A video game platform as your next process controller?
While some say current HMIs look like video games, is it practical to run a process unit using an obsolete Xbox as a controller? One supplier says it’s possible and even economical. Get your gaming thumbs back in shape.
That obsolete Xbox in the basement may have a new future as a DCS. While that may sound farfetched, one engineer has turned a 10-year-old game console into a process controller and is running a small batch chemical manufacturing unit using traditional gaming controllers. This project is another from industrial hacker Carl Landwiener who created a system several years ago that allowed field instruments to communicate wirelessly using old cellular phones.
“The original Xbox was essentially a Windows machine since it was produced by Microsoft,” Landwiener explains. “There’s really a lot of sophisticated processing power in there, so all it requires is a little reprogramming and a way to connect the I/O. They really aren’t all that hard to find as electronic junk, so they represent one of the great hardware bargains.”
Given that many people who are now in their 20s or 30s cut their video gaming teeth on just such a platform, picking up a traditional “controller S,” (see photo) will seem very familiar and maybe even a bit nostalgic. Landwiener’s first installation uses the first generation version of Halo as its main platform, although it’s difficult to see that in the graphics. The controller functions are much the same, so operators will find that changing valve positions will be much like defending against an enemy attack.
An interesting approach, to be sure, but even Landwiener admits it has its limitations. “At the moment, this system can only handle 48 tags, so it needs to be a pretty small process. There’s also a lot of manual code writing that has to happen to finish off the HMIs. It took me a while to get the control valves to stop looking like ‘grunts,’ but that’s pretty well under control now. There are some situations where shooting at a valve can open it when you really want it to close, so users really need to pay attention. That really adds some action that should keep operators engaged.”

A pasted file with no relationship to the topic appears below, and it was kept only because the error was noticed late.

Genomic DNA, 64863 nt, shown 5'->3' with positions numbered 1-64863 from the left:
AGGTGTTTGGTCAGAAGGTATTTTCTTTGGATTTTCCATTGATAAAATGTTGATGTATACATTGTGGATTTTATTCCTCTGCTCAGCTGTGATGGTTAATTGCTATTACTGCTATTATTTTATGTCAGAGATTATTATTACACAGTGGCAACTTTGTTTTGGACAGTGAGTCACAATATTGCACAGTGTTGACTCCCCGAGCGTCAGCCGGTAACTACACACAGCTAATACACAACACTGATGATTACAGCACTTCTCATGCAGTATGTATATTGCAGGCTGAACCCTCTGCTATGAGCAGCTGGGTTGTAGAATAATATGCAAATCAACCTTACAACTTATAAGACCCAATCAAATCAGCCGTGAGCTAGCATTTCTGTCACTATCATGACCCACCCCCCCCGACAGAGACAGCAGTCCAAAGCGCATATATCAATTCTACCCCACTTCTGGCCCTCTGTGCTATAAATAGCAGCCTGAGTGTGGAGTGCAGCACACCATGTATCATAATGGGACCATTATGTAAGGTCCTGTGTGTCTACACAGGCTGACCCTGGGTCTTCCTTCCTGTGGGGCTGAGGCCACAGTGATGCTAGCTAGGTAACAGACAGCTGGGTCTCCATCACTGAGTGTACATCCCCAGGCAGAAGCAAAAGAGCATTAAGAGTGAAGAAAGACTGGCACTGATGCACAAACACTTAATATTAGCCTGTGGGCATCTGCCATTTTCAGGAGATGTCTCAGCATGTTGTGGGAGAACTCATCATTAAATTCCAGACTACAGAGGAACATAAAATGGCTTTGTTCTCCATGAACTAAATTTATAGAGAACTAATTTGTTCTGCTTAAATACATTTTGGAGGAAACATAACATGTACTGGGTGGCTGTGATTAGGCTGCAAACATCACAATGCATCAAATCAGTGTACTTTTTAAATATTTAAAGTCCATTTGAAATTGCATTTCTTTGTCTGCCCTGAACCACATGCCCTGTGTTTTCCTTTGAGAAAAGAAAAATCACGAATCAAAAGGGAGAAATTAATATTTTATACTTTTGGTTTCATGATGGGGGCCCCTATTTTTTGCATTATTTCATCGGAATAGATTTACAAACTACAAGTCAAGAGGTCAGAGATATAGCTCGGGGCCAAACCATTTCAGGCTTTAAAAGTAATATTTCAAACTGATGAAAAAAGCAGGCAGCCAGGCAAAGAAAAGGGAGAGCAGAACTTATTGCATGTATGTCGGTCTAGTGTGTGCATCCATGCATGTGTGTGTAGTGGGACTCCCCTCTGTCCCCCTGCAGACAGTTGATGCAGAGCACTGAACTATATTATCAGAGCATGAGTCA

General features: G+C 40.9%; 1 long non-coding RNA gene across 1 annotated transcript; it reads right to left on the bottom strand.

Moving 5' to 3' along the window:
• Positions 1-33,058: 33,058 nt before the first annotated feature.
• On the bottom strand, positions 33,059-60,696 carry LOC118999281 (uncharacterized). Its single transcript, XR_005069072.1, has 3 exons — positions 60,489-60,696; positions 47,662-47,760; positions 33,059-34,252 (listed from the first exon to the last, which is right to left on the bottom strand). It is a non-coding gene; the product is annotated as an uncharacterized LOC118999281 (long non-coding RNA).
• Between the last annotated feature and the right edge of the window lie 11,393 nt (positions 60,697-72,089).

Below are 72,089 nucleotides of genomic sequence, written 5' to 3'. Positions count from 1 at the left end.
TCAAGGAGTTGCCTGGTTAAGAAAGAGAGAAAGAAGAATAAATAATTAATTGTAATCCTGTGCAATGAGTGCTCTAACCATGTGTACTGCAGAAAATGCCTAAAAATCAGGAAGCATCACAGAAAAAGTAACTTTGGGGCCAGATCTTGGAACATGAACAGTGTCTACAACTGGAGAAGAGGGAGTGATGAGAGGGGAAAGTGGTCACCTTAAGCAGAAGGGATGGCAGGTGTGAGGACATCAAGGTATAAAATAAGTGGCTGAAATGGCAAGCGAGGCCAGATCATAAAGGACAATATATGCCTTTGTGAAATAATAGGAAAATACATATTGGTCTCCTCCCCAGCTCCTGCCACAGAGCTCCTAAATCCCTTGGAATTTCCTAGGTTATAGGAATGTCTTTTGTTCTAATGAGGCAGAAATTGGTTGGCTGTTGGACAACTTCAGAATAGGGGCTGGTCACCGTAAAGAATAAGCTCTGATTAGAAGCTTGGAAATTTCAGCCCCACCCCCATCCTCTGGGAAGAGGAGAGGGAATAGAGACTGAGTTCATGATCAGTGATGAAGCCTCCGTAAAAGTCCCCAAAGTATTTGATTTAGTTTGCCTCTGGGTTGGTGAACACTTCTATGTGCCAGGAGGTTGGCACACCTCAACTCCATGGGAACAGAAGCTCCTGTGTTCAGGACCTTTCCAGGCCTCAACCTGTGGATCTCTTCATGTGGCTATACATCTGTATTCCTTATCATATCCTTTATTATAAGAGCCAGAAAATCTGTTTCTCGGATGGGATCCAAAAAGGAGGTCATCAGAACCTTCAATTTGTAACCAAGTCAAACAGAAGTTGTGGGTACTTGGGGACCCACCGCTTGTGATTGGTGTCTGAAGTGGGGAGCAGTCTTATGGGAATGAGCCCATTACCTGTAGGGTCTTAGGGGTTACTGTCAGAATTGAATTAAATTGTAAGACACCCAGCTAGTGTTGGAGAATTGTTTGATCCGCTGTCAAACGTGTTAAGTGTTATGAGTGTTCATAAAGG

Case Study Database
Get more exposure for your case study by uploading it to the Plant Engineering case study database, where end-users can identify relevant solutions and explore what the experts are doing to effectively implement a variety of technology and productivity related projects.
These case studies provide examples of how knowledgeable solution providers have used technology, processes and people to create effective and successful implementations in real-world situations. Case studies can be completed by filling out a simple online form where you can outline the project title, abstract, and full story in 1500 words or less; upload photos, videos and a logo.
Click here to visit the Case Study Database and upload your case study.
2012 Salary Survey
In a year when manufacturing continued to lead the economic rebound, it makes sense that plant manager bonuses rebounded. Plant Engineering’s annual Salary Survey shows both wages and bonuses rose in 2012 after a retreat the year before.
Average salary across all job titles for plant floor management rose 3.5% to $95,446, and bonus compensation jumped to $15,162, a 4.2% increase from the 2010 level and double the 2011 total, which showed a sharp drop in bonus.